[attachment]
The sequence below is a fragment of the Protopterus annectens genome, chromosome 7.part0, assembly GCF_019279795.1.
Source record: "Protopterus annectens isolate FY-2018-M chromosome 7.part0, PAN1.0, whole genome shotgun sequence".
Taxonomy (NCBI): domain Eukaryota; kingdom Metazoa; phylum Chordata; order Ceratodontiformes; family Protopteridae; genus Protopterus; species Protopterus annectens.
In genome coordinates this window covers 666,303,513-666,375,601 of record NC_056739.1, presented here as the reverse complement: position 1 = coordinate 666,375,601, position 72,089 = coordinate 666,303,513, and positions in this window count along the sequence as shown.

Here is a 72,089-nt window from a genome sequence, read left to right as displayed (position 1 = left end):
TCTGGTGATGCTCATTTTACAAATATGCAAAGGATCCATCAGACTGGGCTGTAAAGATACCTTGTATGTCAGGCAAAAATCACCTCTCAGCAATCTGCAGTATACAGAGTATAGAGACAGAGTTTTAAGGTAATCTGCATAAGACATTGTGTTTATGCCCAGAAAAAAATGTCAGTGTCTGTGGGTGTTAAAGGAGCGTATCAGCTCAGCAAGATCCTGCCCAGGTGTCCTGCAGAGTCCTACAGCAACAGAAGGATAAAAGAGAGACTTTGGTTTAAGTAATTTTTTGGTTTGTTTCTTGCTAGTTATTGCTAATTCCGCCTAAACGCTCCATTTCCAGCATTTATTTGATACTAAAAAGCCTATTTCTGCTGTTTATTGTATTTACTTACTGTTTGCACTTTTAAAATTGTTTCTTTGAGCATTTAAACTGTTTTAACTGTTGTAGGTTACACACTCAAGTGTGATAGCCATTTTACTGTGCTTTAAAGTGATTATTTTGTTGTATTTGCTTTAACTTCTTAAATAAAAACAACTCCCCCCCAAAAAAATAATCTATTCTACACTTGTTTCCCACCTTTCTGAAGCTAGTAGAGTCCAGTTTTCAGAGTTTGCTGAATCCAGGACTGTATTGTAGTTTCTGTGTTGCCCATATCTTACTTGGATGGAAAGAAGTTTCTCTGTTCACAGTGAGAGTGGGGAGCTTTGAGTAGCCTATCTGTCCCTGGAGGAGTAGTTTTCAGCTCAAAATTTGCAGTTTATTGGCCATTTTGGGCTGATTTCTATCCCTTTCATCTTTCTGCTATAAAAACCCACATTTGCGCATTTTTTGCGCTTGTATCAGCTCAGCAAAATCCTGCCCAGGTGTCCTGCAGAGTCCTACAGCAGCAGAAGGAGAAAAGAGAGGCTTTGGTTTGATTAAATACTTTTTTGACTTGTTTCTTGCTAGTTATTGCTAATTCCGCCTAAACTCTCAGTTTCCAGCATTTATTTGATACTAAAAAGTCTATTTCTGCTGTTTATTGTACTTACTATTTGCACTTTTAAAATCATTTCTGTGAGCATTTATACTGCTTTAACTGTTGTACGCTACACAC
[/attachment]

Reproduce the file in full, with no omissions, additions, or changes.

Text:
The sequence below is a fragment of the Protopterus annectens genome, chromosome 7.part0, assembly GCF_019279795.1.
Source record: "Protopterus annectens isolate FY-2018-M chromosome 7.part0, PAN1.0, whole genome shotgun sequence".
Taxonomy (NCBI): domain Eukaryota; kingdom Metazoa; phylum Chordata; order Ceratodontiformes; family Protopteridae; genus Protopterus; species Protopterus annectens.
In genome coordinates this window covers 666,303,513-666,375,601 of record NC_056739.1, presented here as the reverse complement: position 1 = coordinate 666,375,601, position 72,089 = coordinate 666,303,513, and positions in this window count along the sequence as shown.

Here is a 72,089-nt window from a genome sequence, read left to right as displayed (position 1 = left end):
TCTGGTGATGCTCATTTTACAAATATGCAAAGGATCCATCAGACTGGGCTGTAAAGATACCTTGTATGTCAGGCAAAAATCACCTCTCAGCAATCTGCAGTATACAGAGTATAGAGACAGAGTTTTAAGGTAATCTGCATAAGACATTGTGTTTATGCCCAGAAAAAAATGTCAGTGTCTGTGGGTGTTAAAGGAGCGTATCAGCTCAGCAAGATCCTGCCCAGGTGTCCTGCAGAGTCCTACAGCAACAGAAGGATAAAAGAGAGACTTTGGTTTAAGTAATTTTTTGGTTTGTTTCTTGCTAGTTATTGCTAATTCCGCCTAAACGCTCCATTTCCAGCATTTATTTGATACTAAAAAGCCTATTTCTGCTGTTTATTGTATTTACTTACTGTTTGCACTTTTAAAATTGTTTCTTTGAGCATTTAAACTGTTTTAACTGTTGTAGGTTACACACTCAAGTGTGATAGCCATTTTACTGTGCTTTAAAGTGATTATTTTGTTGTATTTGCTTTAACTTCTTAAATAAAAACAACTCCCCCCCAAAAAAATAATCTATTCTACACTTGTTTCCCACCTTTCTGAAGCTAGTAGAGTCCAGTTTTCAGAGTTTGCTGAATCCAGGACTGTATTGTAGTTTCTGTGTTGCCCATATCTTACTTGGATGGAAAGAAGTTTCTCTGTTCACAGTGAGAGTGGGGAGCTTTGAGTAGCCTATCTGTCCCTGGAGGAGTAGTTTTCAGCTCAAAATTTGCAGTTTATTGGCCATTTTGGGCTGATTTCTATCCCTTTCATCTTTCTGCTATAAAAACCCACATTTGCGCATTTTTTGCGCTTGTATCAGCTCAGCAAAATCCTGCCCAGGTGTCCTGCAGAGTCCTACAGCAGCAGAAGGAGAAAAGAGAGGCTTTGGTTTGATTAAATACTTTTTTGACTTGTTTCTTGCTAGTTATTGCTAATTCCGCCTAAACTCTCAGTTTCCAGCATTTATTTGATACTAAAAAGTCTATTTCTGCTGTTTATTGTACTTACTATTTGCACTTTTAAAATCATTTCTGTGAGCATTTATACTGCTTTAACTGTTGTACGCTACACAC